What Netanyahu can easily offer Obama on Gaza

Three ‘gestures’ Israel can easily make that will radically improve the lives of at least thousands of Palestinians — all without compromising one inch on its own security concerns.

By Amir Rotem

Prime Minister Netanyahu and President Obama in the Oval Office, March 2012 (photo: The White House / Flickr)
File photo of Prime Minister Netanyahu and President Obama in the Oval Office, March 2012 (White House photo)

In the hall of mirrors that is international diplomacy, all is being polished for the Netanyahu-Obama summit. Lists of gifts the two are expected to present each other are being leaked and commented upon. One of the things being said is that, on the advice of the Coordinator of Government Activities in the Territories (COGAT), Israel’s prime minister will offer up a number of gestures to Palestinian residents of both the West Bank and Gaza Strip, and lift some restrictions.

We’ve seen this before: defining a certain policy choice as absolutely essential for security and then suddenly, doing a complete 180 and reversing the choice. It will be labeled as a “gesture” instead of a fundamental change and no one will recognize, let alone repent for, the senselessness with which sweeping restrictions had been imposed on the entire population — a simple variation on the chorus, while the song remains the same.

Yet actual, radical change is exactly what’s called for, particularly with regard to Israel’s attitude toward Palestinians living in Gaza and it’s not as hard as it looks. The key for that change, is reversing the separation Israel insists on, between residents of Gaza and residents of the West Bank. Since the end of Operation Protective Edge one a year ago, Israel’s own top security officials have themselves articulated the need to improve conditions of life in the Strip as an Israeli security necessity. Such improvement is not possible without rehabilitating the economy and allowing Palestinian society to breathe, which itself is not possible without linking Gaza back up with the West Bank. For all these reasons, this particular moment in time presents an historic opportunity to change the momentum. A number of steps could be taken while still considering all necessary security precautions, which will help improve Israel’s international standing, but mostly, significantly improve the quality of life of millions of Palestinians living under its control.

Truly opening up possibilities for trade. Israel claims to be implementing a different policy than the full closure that reigned supreme for seven bad years from 2007– 2014. It boasts of the choice it made in late 2014 and early 2015 to allow Gaza-made and -produced goods to be sold in Gaza’s natural markets, in the West Bank and Israel respectively. But, a litany of restrictions reduces the number and kinds of people who are actually able to trade (a quota of trade permits is distributed based on volume of trade, so out the window go smaller businesses that tend to be run by young people and women) and eat away at the profitability of those who can. How? By limiting the height of produce stacked on platforms thus decreasing the profit earned on every truckload; by restricting the entrance of wood and other construction materials from entering, thus practically destroying the furniture industry and slowing down reconstruction, and by assuming a role in running the Palestinian market based on assessments of gain and probability, just to list a few examples. Gaza’s economy is part of the Palestinian economy, and it could begin to recuperate given the necessary access.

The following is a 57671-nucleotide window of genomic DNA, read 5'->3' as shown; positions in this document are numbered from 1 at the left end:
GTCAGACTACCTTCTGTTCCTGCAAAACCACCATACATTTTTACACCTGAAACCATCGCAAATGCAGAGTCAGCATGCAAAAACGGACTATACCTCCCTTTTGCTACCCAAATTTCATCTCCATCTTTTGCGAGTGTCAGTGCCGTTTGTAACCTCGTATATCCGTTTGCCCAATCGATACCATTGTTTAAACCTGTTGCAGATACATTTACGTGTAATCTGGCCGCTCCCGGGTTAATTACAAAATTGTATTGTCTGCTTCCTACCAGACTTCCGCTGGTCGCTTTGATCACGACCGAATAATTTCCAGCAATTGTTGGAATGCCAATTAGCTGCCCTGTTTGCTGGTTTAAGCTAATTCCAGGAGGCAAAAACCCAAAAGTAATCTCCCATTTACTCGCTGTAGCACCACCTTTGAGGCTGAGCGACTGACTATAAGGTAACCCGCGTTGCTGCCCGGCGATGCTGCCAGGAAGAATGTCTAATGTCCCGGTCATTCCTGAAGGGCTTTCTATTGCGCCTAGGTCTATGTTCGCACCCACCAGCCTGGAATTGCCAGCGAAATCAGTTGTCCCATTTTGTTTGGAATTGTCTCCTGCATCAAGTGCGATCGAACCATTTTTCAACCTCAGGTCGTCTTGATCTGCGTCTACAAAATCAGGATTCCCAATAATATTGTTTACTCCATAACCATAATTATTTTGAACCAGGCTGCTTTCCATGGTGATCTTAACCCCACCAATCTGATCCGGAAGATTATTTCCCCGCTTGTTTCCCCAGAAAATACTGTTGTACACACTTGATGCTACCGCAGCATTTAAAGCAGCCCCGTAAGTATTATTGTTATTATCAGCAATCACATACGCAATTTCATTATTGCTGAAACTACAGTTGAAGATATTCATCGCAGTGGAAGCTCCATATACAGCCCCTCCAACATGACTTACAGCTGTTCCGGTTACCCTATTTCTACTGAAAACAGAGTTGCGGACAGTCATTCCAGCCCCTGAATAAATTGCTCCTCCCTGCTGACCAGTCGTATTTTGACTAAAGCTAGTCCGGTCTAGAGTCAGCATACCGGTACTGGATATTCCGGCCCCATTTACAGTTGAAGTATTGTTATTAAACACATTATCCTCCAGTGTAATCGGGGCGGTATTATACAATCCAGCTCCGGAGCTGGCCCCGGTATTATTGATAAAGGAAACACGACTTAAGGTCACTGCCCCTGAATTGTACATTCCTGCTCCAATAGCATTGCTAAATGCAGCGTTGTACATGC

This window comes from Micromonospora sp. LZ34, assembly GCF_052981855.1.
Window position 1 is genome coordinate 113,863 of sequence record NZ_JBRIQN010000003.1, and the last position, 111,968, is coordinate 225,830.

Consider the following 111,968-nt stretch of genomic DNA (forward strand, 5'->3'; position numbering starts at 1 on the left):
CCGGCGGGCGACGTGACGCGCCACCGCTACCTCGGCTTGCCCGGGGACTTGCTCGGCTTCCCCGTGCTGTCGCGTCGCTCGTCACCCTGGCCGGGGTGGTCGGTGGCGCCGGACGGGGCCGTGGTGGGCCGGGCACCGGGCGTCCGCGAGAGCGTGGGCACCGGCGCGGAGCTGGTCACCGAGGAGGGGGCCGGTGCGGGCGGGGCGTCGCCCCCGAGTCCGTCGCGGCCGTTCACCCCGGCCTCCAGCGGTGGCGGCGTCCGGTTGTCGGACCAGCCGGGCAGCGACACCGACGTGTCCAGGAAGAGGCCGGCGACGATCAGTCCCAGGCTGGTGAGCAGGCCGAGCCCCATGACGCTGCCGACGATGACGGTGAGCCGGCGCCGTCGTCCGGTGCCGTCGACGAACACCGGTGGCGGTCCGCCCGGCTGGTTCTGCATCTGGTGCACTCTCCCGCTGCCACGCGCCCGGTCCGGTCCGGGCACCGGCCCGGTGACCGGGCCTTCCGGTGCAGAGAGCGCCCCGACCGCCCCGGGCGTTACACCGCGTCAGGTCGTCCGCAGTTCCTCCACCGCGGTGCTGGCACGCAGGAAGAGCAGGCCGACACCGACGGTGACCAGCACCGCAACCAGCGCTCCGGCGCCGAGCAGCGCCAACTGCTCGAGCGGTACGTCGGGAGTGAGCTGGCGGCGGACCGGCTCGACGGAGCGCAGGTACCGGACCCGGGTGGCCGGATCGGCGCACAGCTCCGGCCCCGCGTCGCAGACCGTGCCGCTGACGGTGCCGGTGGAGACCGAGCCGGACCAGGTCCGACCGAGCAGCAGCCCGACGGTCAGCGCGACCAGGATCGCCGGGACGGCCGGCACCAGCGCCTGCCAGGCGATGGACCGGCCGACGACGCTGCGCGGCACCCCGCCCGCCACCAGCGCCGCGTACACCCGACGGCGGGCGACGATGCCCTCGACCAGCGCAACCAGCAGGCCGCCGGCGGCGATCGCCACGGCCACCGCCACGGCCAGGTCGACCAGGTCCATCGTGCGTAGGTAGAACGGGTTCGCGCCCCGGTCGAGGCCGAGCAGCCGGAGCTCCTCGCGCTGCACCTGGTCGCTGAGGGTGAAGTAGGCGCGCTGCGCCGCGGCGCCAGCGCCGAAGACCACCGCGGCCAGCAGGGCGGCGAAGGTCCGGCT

Lifting travel restrictions that have nothing to do with security. Student travel to universities abroad has become a rarity, especially since the Rafah border crossing into Egypt has remained mostly closed. It’s not clear what Israel gains by preventing students from traveling through Israel to Jordan, on their way to their studies abroad. This morning’s news about some 60 students’ late departure for their studies (out of hundreds still stuck in Gaza) points more to the problem than its solution. Palestinians need to travel for both the everyday and the extraordinary reasons most people take for granted: things like conferences and seminars or family visits and reunification are off-limits. The restrictions on family visits between relatives divided between different parts of the Palestinian territory take a heavy, unjustified human toll and can’t be explained by security needs.

Lifting the maritime closure. Gaza’s fishermen have not been able to get to potent fishing grounds for years because of Israeli imposed restrictions on how far they may sail from Gaza’s shoreline. Gaza’s fishing industry provided a source of livelihood for thousands of families. Army officials have acknowledged its importance. In addition to this, allowing a commercial sea port serving Gaza to operate would have an immediate positive effect on export profitability without requiring Israel to compromise on security.

These three suggestions could be trust-building steps on the road that has ostensibly already begun toward finally letting go of the socio-economic warfare that has caused so much suffering to all residents of the region. These steps could be taken regardless of the pace or nature of any diplomatic moves. They could advance stability, which is the foundation for dialogue, but more importantly, they are the right thing to do.

Amir Rotem is the director of Gisha’s public department.

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